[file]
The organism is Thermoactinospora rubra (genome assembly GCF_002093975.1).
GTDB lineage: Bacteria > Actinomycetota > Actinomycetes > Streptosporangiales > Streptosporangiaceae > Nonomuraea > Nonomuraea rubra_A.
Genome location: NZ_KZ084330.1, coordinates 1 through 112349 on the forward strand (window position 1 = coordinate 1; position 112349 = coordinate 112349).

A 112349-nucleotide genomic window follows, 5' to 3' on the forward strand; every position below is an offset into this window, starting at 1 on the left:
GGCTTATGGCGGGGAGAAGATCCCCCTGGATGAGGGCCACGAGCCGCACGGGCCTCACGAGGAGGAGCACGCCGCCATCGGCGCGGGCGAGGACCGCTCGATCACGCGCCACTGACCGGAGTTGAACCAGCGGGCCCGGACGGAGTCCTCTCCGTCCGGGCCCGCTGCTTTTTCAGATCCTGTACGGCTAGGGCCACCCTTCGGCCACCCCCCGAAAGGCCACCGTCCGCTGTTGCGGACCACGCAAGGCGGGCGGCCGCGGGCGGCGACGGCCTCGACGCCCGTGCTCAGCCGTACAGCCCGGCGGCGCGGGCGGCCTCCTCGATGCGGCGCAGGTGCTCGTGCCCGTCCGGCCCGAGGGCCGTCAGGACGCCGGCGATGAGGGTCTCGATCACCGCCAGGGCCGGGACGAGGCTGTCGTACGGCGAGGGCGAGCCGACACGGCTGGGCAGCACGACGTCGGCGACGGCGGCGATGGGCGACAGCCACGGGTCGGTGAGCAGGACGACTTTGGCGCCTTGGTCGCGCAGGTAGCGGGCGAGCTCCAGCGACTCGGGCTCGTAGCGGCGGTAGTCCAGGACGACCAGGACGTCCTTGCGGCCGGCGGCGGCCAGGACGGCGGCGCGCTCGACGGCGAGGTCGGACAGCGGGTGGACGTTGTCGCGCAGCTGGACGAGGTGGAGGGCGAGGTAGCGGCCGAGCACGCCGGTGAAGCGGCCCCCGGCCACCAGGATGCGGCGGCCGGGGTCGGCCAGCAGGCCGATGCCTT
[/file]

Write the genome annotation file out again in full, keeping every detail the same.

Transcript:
The organism is Thermoactinospora rubra (genome assembly GCF_002093975.1).
GTDB lineage: Bacteria > Actinomycetota > Actinomycetes > Streptosporangiales > Streptosporangiaceae > Nonomuraea > Nonomuraea rubra_A.
Genome location: NZ_KZ084330.1, coordinates 1 through 112349 on the forward strand (window position 1 = coordinate 1; position 112349 = coordinate 112349).

A 112349-nucleotide genomic window follows, 5' to 3' on the forward strand; every position below is an offset into this window, starting at 1 on the left:
GGCTTATGGCGGGGAGAAGATCCCCCTGGATGAGGGCCACGAGCCGCACGGGCCTCACGAGGAGGAGCACGCCGCCATCGGCGCGGGCGAGGACCGCTCGATCACGCGCCACTGACCGGAGTTGAACCAGCGGGCCCGGACGGAGTCCTCTCCGTCCGGGCCCGCTGCTTTTTCAGATCCTGTACGGCTAGGGCCACCCTTCGGCCACCCCCCGAAAGGCCACCGTCCGCTGTTGCGGACCACGCAAGGCGGGCGGCCGCGGGCGGCGACGGCCTCGACGCCCGTGCTCAGCCGTACAGCCCGGCGGCGCGGGCGGCCTCCTCGATGCGGCGCAGGTGCTCGTGCCCGTCCGGCCCGAGGGCCGTCAGGACGCCGGCGATGAGGGTCTCGATCACCGCCAGGGCCGGGACGAGGCTGTCGTACGGCGAGGGCGAGCCGACACGGCTGGGCAGCACGACGTCGGCGACGGCGGCGATGGGCGACAGCCACGGGTCGGTGAGCAGGACGACTTTGGCGCCTTGGTCGCGCAGGTAGCGGGCGAGCTCCAGCGACTCGGGCTCGTAGCGGCGGTAGTCCAGGACGACCAGGACGTCCTTGCGGCCGGCGGCGGCCAGGACGGCGGCGCGCTCGACGGCGAGGTCGGACAGCGGGTGGACGTTGTCGCGCAGCTGGACGAGGTGGAGGGCGAGGTAGCGGCCGAGCACGCCGGTGAAGCGGCCCCCGGCCACCAGGATGCGGCGGCCGGGGTCGGCCAGCAGGCCGATGCCTT